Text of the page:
2. The Eurasian Customs Union vs. EU and then the anti-protest laws produced a feeling of desperation by protesters representing a majority of the people of Kiev and western Ukraine that their country was reaching a point of no return. This makes people desperate and likely to act. Currently, people dislike Poroshenko because they feel he hasn’t implemented enough reforms, failed cleaned up corruption, hasn’t sold his companies as he promised, etc. But he is taking Ukraine towards the EU, which is what they want and his policies are not making people desperate to remove him.

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      1. “There was a (realistic) feeling”

        There was nothing realistic about that.
        Yanuk did accept defeat in an earlier presidential election.

        “…his policies are not making people desperate to remove him.”

        Or maybe because Ukraine moved beyond the point of no return by destroying options and leverage.
        Removing him won’t end oligarch rule.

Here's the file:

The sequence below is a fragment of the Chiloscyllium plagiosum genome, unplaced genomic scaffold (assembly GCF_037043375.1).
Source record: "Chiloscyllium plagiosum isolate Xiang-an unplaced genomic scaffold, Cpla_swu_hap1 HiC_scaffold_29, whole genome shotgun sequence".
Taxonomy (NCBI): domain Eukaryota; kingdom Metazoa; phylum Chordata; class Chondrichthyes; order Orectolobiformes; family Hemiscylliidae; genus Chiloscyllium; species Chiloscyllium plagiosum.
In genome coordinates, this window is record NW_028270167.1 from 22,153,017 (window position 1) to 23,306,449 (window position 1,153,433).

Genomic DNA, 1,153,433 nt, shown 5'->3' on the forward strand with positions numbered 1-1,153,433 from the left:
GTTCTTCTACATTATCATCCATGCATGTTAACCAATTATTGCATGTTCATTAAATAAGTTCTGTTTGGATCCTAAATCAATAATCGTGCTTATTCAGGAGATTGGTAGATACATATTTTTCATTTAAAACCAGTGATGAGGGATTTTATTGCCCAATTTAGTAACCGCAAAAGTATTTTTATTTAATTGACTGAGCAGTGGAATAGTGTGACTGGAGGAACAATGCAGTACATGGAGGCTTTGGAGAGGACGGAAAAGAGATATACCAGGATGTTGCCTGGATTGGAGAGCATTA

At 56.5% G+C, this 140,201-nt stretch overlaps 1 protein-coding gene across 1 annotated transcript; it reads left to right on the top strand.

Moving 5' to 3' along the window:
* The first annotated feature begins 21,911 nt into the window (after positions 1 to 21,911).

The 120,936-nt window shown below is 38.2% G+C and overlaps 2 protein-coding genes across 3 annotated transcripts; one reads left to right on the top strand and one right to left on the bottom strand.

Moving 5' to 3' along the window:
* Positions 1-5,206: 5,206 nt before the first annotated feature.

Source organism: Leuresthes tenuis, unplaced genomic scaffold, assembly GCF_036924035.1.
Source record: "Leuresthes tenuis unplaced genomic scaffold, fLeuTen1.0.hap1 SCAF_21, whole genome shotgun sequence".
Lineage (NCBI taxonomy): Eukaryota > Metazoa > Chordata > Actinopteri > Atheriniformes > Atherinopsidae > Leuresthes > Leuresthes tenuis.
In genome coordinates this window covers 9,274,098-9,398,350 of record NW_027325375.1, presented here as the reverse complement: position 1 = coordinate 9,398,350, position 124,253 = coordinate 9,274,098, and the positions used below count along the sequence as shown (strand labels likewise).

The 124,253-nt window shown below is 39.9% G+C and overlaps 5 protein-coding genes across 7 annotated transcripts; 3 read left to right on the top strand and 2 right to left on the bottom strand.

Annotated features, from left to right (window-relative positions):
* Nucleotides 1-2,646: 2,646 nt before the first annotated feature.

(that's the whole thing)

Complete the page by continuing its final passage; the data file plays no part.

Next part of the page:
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  2. Something to keep in mind with comparisons between an Eastern Ukrainian political leader and a western/central Ukrainian political leader is that the former has had a more unified base and thus a lower floor of support, while the latter has comes from a region with much more political diversity and more options. Thus, when Yanukovich dipped into the 20s in terms of support this was a serious crisis for Eastern politics; Poroshenko going lower than that is not as serious of a problem. It means political forces generally allied to Poroshenko or who do not have policies substantially different from his have eaten away at his popularity.